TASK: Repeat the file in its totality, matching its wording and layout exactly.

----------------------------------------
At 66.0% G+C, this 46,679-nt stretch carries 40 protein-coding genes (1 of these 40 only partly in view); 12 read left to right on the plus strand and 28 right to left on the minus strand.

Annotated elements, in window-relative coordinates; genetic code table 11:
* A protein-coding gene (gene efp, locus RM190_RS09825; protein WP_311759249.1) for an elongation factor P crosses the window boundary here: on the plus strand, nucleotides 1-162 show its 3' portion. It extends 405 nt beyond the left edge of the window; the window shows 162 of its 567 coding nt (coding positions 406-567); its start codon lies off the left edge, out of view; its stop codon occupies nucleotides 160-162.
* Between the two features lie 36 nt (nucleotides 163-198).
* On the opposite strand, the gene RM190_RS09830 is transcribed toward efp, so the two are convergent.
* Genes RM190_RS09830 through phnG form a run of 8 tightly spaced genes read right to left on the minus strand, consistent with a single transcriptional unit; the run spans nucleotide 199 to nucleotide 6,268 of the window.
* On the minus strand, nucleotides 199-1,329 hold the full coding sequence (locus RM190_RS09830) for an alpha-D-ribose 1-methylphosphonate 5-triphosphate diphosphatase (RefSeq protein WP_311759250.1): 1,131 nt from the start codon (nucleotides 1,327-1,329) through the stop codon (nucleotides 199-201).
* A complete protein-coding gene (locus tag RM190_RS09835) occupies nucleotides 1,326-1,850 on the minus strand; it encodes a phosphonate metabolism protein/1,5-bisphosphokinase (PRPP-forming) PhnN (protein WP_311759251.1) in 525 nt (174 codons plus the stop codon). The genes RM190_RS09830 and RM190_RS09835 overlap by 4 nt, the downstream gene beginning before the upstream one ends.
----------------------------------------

At 66.0% G+C, this 46,679-nt stretch carries 40 protein-coding genes (1 of these 40 only partly in view); 12 read left to right on the plus strand and 28 right to left on the minus strand.

Annotated elements, in window-relative coordinates; genetic code table 11:
* A protein-coding gene (gene efp, locus RM190_RS09825; protein WP_311759249.1) for an elongation factor P crosses the window boundary here: on the plus strand, nucleotides 1-162 show its 3' portion. It extends 405 nt beyond the left edge of the window; the window shows 162 of its 567 coding nt (coding positions 406-567); its start codon lies off the left edge, out of view; its stop codon occupies nucleotides 160-162.
* Between the two features lie 36 nt (nucleotides 163-198).
* On the opposite strand, the gene RM190_RS09830 is transcribed toward efp, so the two are convergent.
* Genes RM190_RS09830 through phnG form a run of 8 tightly spaced genes read right to left on the minus strand, consistent with a single transcriptional unit; the run spans nucleotide 199 to nucleotide 6,268 of the window.
* On the minus strand, nucleotides 199-1,329 hold the full coding sequence (locus RM190_RS09830) for an alpha-D-ribose 1-methylphosphonate 5-triphosphate diphosphatase (RefSeq protein WP_311759250.1): 1,131 nt from the start codon (nucleotides 1,327-1,329) through the stop codon (nucleotides 199-201).
* A complete protein-coding gene (locus tag RM190_RS09835) occupies nucleotides 1,326-1,850 on the minus strand; it encodes a phosphonate metabolism protein/1,5-bisphosphokinase (PRPP-forming) PhnN (protein WP_311759251.1) in 525 nt (174 codons plus the stop codon). The genes RM190_RS09830 and RM190_RS09835 overlap by 4 nt, the downstream gene beginning before the upstream one ends.